The impact of different anode acclimation methods for enhancing hydrogen production in microbial electrolysis cell (MEC) was investigated in this study. The anodes were first acclimated in microbial fuel cells using acetate, butyrate and corn stalk fermentation effluent (CSFE) as substrate before moving into MECs, respectively. Subsequently, CSFE was used as feedstock in all the three MECs. The maximum hydrogen yield with the anode pre-acclimated with butyrate (5.21±0.24L H 2 /L CSFE) was higher than that pre-acclimated with acetate (4.22±0.19L H 2 /L CSFE) and CSFE (4.55±0.14L H 2 /L CSFE). The current density (480±11A/m 3 ) and hydrogen production rate (4.52±0.13m 3 /m 3 /d) with the anode pre-acclimated with butyrate were also higher that another two reactors. These results demonstrated that the anode biofilm pre-acclimated with butyrate has significant advantages in CSFE treatment and could improve the performance of hydrogen production in MEC. Copyright © 2017 Elsevier Ltd. All rights reserved.

  8. Physiological acclimation to drought stress in Solidago canadensis.

    Science.gov (United States)

    Nolf, Markus; Pagitz, Konrad; Mayr, Stefan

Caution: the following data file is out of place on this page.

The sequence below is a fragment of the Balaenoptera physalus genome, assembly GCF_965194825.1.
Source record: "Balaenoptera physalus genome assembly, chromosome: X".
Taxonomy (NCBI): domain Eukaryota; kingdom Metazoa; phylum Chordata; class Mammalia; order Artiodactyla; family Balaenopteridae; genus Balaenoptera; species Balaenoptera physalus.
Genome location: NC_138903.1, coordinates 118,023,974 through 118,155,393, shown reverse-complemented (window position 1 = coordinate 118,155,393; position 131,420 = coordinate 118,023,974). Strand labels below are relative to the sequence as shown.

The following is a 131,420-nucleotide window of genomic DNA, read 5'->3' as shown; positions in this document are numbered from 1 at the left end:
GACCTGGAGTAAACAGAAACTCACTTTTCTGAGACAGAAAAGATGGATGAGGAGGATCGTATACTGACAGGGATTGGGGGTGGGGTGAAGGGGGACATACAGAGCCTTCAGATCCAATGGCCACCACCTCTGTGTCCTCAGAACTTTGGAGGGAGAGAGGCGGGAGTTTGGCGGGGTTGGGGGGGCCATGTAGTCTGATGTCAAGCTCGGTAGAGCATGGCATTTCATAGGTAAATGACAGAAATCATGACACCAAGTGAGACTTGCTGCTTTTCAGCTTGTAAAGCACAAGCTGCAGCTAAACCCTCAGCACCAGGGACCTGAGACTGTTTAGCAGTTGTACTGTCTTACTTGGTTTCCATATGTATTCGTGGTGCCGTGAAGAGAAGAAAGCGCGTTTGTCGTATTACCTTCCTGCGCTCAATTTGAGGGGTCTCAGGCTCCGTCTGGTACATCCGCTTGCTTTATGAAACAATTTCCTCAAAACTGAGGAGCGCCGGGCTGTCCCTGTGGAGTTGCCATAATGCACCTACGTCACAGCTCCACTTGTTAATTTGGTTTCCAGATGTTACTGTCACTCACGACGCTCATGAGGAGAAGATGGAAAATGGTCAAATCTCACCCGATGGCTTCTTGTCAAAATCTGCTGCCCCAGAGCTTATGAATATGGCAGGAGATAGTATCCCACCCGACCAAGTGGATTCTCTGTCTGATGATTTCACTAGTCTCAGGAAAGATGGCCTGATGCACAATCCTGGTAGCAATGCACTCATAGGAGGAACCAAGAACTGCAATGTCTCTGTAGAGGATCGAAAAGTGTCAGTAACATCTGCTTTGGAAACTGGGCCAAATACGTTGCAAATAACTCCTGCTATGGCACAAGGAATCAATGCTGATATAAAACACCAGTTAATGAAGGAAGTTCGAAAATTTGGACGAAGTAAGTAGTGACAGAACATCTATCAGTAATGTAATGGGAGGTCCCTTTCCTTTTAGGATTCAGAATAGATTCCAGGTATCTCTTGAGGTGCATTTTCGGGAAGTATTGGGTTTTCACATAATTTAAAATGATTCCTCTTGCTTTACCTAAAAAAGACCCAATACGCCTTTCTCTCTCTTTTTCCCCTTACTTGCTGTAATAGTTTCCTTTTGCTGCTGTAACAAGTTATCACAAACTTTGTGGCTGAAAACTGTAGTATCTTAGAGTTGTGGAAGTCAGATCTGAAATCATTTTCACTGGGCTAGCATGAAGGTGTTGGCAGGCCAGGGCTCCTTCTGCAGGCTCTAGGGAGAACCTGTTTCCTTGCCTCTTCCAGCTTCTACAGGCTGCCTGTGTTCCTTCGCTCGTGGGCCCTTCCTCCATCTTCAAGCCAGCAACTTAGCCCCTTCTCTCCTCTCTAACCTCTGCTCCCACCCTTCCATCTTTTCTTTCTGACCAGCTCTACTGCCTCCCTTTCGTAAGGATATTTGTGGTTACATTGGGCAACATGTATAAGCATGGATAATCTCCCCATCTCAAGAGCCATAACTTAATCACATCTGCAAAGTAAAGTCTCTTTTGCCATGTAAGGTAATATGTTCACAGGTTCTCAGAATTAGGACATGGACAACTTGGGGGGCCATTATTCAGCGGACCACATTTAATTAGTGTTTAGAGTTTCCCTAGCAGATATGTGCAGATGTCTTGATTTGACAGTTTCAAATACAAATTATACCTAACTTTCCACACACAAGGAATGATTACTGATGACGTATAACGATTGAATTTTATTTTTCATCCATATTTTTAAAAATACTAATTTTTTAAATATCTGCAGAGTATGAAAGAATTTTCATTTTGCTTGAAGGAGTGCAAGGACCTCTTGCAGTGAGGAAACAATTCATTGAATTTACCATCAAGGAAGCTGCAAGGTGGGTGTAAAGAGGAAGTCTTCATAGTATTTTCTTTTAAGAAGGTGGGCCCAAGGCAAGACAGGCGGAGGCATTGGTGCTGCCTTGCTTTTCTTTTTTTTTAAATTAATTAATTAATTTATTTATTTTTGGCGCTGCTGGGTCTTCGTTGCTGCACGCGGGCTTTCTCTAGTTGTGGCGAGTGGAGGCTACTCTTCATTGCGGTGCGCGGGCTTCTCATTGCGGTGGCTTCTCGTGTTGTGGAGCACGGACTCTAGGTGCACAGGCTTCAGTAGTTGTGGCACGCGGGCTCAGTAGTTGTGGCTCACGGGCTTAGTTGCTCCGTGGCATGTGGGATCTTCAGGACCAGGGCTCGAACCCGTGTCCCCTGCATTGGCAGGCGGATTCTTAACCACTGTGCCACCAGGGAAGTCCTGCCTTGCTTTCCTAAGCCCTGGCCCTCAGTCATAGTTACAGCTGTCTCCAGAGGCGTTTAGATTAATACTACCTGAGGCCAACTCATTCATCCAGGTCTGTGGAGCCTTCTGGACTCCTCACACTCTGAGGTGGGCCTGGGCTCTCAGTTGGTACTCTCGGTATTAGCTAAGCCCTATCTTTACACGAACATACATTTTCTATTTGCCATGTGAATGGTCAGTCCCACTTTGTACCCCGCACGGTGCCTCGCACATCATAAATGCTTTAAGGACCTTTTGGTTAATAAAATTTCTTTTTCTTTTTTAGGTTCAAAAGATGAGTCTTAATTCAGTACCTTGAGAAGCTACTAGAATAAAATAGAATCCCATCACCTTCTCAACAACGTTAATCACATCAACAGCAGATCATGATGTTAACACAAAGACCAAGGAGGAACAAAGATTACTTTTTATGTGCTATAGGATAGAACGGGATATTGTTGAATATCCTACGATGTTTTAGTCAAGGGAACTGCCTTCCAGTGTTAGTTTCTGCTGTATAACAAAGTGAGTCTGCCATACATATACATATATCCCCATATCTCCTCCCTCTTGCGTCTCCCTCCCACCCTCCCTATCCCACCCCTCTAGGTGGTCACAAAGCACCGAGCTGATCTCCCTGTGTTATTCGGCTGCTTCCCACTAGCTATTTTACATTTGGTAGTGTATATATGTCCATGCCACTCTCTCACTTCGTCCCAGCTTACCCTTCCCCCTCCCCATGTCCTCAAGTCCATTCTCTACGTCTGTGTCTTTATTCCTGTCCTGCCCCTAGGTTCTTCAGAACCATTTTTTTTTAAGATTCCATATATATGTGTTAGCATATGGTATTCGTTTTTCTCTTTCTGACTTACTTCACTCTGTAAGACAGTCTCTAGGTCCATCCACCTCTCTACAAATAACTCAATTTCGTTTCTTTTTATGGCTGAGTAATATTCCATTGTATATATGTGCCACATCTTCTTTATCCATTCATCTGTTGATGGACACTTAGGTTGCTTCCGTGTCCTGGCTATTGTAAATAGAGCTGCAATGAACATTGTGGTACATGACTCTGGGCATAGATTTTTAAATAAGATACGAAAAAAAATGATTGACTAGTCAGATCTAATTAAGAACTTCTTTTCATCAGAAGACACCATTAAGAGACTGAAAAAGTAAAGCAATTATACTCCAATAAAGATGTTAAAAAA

2014-04-01

    Solidago canadensis is an invasive species from North America that is spreading across Europe, Australia and temperate Asia. We hypothesized that the species' wide ecological amplitude is also based on its potential in hydraulic acclimation, and analyzed hydraulic and anatomical properties along a transect with decreasing soil humidity. Stem hydraulic conductivity, vulnerability to drought-induced embolism, stomatal closure during dehydration and xylem-anatomical parameters were quantified at three sites. At the humid site, specific hydraulic conductivity of stems (1.0 ± 0.2 kg m(-1)  MPa(-1)  s(-1)) was about twofold higher, and leaf-specific conductivity about 1.5 times higher (3.1 ± 0.5 kg m(-1)  MPa(-1)  s(-1)) than at the dry site. Water potential (Ψ) at 50% loss of conductivity was -3.7 ± 0.1 MPa at the dry site and -3.1 ± 0.2 MPa at the humid site (September). Vulnerability to drought-induced embolism decreased along the transect and over the vegetation period. At drier sites, stomata started closing at lower Ψ while complete stomatal closure was reached at less negative Ψ (12% of maximum stomatal conductance: -2.5 ± 0.0 and -3.0 ± 0.2 MPa at the dry and humid site). The safety margin between stomatal closure and 50% loss of conductivity was 1.2 and 0.2 MPa at the dry and humid sites. The observed variability indicated an efficient acclimation in hydraulic conductivity and safety: plants at dry sites exhibited lower specific hydraulic conductivity, higher embolism resistance and broader safety margins, signifying a trade-off between the hydraulic safety and efficiency. The observed intraspecific plasticity in hydraulic and anatomical traits may help to explain the invasive potential of this species. © 2013 Scandinavian Plant Physiology Society.

  9. The acclimative biogeochemical model of the southern North Sea

    Science.gov (United States)

    Kerimoglu, Onur; Hofmeister, Richard; Maerz, Joeran; Riethmüller, Rolf; Wirtz, Kai W.

    2017-10-01